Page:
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News & Media

Latest ITER Newsline

  • Without minimizing challenges, Council reaffirms commitment

    On 24 October 2007, the ITER Organization was officially established following the ratification by the seven ITER Members of the project's constitutive document [...]

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  • Heat waves

    Plasma is like a tenuous mist of particles—light atoms that have been dissociated into ions (the atom nucleus) and free-roaming electrons. In order to study pla [...]

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  • What a difference ten days make

    There was a time when progress in Tokamak Complex construction was easy to follow.Excavation in 2010; the creation of the ground support structure and seismic f [...]

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  • What's in the box?

    At ITER, even the opening of a box takes on a spectacular dimension. The operation requires a powerful crane, a full team of specialists and, as everything ITER [...]

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  • EU Commission has "positive appreciation" of ITER progress

    On 14 June, the European Commission issued a Communication presenting the revised schedule and budget estimates for European participation in ITER. Its object? [...]

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Of Interest

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Euronews focuses on ITER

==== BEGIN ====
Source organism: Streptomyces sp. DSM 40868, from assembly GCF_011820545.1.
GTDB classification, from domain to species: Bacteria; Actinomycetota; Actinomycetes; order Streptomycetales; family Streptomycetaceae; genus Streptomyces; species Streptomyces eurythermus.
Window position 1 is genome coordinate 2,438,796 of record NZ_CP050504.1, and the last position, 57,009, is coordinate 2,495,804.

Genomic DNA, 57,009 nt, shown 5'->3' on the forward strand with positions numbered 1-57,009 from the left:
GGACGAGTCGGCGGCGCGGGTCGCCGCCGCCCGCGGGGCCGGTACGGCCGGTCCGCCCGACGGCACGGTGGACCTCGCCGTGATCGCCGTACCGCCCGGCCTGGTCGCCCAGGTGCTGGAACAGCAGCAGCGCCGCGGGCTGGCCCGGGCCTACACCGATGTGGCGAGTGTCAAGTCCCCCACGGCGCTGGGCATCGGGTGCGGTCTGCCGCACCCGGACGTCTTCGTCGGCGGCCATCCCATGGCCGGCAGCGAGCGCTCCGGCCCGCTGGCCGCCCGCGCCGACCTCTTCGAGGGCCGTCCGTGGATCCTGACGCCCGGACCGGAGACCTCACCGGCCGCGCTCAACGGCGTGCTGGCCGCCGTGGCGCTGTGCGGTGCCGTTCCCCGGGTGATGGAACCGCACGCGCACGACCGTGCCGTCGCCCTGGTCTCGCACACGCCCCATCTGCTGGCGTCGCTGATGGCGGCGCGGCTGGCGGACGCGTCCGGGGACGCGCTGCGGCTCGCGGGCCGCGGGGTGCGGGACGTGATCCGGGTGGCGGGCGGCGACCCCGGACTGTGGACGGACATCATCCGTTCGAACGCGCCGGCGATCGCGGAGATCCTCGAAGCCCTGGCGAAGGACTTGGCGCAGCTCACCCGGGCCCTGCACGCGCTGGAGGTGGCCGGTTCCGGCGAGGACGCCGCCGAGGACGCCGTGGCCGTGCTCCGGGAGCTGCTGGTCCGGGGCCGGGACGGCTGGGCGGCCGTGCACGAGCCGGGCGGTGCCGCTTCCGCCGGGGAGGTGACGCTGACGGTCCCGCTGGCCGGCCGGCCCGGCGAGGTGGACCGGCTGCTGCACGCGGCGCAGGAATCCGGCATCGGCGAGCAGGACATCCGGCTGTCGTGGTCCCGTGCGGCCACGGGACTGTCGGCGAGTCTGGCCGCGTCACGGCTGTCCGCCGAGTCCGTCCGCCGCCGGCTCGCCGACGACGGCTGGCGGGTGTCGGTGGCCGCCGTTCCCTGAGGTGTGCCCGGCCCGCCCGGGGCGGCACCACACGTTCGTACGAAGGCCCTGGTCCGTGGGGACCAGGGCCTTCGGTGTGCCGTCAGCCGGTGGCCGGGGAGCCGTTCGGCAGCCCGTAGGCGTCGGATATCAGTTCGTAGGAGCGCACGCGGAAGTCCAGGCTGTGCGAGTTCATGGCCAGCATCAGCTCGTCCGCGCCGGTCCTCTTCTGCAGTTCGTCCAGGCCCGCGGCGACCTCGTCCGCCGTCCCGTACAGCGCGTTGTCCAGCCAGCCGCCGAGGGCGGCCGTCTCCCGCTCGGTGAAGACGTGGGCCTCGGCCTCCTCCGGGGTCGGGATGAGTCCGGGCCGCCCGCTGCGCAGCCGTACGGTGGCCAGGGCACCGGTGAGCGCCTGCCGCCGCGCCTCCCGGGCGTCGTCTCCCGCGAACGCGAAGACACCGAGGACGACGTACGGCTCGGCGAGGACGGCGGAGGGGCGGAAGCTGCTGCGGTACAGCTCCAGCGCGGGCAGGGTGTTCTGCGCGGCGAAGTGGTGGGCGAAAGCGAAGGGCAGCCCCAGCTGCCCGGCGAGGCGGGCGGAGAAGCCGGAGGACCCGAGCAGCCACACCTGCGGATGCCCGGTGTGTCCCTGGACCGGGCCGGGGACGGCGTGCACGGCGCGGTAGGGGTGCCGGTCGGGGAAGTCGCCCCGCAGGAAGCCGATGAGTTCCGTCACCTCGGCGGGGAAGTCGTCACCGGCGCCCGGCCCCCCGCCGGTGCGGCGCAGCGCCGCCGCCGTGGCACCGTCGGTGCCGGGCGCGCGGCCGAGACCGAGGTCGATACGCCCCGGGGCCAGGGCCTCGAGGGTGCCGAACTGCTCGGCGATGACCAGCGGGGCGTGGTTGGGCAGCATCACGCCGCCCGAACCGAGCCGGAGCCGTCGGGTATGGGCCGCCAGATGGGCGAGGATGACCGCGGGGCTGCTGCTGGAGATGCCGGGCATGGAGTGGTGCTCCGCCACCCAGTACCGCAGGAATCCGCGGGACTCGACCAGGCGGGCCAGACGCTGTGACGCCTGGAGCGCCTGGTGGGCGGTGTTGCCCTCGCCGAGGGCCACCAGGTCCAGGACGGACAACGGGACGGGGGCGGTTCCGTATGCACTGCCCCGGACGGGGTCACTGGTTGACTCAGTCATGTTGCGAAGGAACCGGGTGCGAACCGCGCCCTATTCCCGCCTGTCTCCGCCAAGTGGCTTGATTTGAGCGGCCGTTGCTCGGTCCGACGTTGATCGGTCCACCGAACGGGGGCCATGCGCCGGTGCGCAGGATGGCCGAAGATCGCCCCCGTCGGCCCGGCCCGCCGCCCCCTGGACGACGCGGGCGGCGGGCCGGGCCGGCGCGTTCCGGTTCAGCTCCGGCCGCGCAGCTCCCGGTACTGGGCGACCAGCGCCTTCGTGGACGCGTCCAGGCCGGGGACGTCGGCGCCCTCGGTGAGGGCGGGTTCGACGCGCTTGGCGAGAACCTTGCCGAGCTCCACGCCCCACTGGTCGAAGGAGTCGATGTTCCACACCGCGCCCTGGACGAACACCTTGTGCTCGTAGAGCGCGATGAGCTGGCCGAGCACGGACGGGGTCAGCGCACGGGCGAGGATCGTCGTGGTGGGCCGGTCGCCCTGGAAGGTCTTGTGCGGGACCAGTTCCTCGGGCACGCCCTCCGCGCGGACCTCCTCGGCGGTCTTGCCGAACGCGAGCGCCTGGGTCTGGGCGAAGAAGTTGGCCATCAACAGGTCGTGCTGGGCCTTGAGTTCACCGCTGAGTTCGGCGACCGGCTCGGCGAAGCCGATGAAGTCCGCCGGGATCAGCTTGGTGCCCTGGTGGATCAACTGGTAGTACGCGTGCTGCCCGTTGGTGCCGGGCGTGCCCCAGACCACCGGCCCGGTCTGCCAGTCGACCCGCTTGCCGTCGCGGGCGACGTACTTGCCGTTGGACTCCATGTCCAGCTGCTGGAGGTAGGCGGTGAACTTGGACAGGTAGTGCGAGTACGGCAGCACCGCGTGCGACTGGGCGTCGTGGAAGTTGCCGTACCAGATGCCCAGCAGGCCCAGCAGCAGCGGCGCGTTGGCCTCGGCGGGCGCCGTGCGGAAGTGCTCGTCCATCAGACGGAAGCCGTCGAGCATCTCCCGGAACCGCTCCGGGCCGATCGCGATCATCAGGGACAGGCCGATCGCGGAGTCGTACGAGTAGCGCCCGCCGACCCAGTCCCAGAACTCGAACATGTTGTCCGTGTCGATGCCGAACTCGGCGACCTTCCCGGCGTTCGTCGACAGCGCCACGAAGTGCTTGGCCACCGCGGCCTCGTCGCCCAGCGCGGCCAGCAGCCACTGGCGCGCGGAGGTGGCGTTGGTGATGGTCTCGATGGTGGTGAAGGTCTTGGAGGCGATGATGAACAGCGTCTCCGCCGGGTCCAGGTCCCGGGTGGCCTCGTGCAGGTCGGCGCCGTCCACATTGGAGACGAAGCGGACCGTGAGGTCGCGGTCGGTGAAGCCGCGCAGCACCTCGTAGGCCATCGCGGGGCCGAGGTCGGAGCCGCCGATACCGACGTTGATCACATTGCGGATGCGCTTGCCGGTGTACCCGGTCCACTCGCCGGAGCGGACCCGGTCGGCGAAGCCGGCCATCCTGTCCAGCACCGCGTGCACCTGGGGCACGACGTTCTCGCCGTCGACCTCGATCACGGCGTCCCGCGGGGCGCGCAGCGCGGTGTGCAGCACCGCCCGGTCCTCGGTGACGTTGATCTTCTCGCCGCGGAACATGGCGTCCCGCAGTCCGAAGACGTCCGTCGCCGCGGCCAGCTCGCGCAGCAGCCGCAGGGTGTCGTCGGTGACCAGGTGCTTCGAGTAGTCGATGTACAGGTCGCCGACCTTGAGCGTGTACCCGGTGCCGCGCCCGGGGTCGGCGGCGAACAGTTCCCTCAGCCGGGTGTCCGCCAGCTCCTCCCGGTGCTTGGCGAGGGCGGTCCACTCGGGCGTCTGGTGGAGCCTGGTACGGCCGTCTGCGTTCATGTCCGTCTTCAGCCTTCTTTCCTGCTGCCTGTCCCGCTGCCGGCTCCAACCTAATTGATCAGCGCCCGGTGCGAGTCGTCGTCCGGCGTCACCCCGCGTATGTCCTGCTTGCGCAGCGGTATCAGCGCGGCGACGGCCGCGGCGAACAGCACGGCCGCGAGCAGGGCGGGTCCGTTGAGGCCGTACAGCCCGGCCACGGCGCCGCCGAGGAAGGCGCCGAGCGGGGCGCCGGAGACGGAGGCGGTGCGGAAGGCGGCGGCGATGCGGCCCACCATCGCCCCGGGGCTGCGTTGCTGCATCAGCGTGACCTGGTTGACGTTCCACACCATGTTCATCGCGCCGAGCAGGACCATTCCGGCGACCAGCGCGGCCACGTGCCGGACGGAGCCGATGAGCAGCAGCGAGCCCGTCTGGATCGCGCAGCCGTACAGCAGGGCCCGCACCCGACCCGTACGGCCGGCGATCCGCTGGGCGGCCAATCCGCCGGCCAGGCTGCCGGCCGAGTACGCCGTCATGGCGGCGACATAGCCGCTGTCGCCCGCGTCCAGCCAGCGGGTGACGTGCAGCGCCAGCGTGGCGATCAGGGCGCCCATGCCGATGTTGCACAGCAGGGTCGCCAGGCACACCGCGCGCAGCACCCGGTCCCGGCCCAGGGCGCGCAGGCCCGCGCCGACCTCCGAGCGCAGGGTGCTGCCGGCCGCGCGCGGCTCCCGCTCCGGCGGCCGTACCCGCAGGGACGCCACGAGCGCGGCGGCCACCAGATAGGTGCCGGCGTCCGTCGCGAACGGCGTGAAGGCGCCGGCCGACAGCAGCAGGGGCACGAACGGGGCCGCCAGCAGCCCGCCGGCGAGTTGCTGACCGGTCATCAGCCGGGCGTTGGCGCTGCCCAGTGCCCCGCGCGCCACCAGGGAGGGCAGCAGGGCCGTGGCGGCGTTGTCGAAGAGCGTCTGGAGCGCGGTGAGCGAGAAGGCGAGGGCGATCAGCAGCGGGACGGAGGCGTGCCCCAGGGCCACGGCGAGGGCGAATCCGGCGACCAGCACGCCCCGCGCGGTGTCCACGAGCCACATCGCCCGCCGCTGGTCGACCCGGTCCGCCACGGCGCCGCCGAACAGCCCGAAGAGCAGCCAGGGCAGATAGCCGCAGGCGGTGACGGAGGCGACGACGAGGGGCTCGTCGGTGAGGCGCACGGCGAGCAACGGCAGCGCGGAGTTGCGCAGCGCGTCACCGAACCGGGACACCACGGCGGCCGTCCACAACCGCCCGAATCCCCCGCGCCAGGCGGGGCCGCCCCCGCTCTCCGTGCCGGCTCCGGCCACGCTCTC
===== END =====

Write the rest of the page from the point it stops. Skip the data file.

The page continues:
The Euronews documentary on ITER aired in 14 different languages on 29 April. (Click to view larger version...)
The Euronews documentary on ITER aired in 14 different languages on 29 April.
Is fusion the answer to our planet's energy needs? This is the question asked in the five-minute Euronews documentary filmed last week at ITER and which aired on Wednesday 29 April in 14 different languages.

ITER Director-General Bernard Bigot says "yes" and gives three reasons.

First—the availability of fusion fuels. "With hydrogen," he says, "we have a source of fuel for millions of years to come."

The second reason is that, although radioactive waste is produced by the fusion process, "the lifespan of the waste is very short—just a few hundred years, compared to millions of years in the case of fission."

And third, fusion is intrinsically safe. Even in the improbable event of an accident, the Director-General explains in the documentary, "the quantity [of radioelements] released into the environment would allow the population living around the reactor to stay where they are and resume their activities."

As for the cost of the ITER project, it must be viewed in relation to "the quantity or energy that will be produced" once fusion becomes an industrial and commercial reality.

And that, says Director-General Bigot, "justifies the initial investment."

View the five-minute documentary on the Euronews website in English, French, or 12 other languages.


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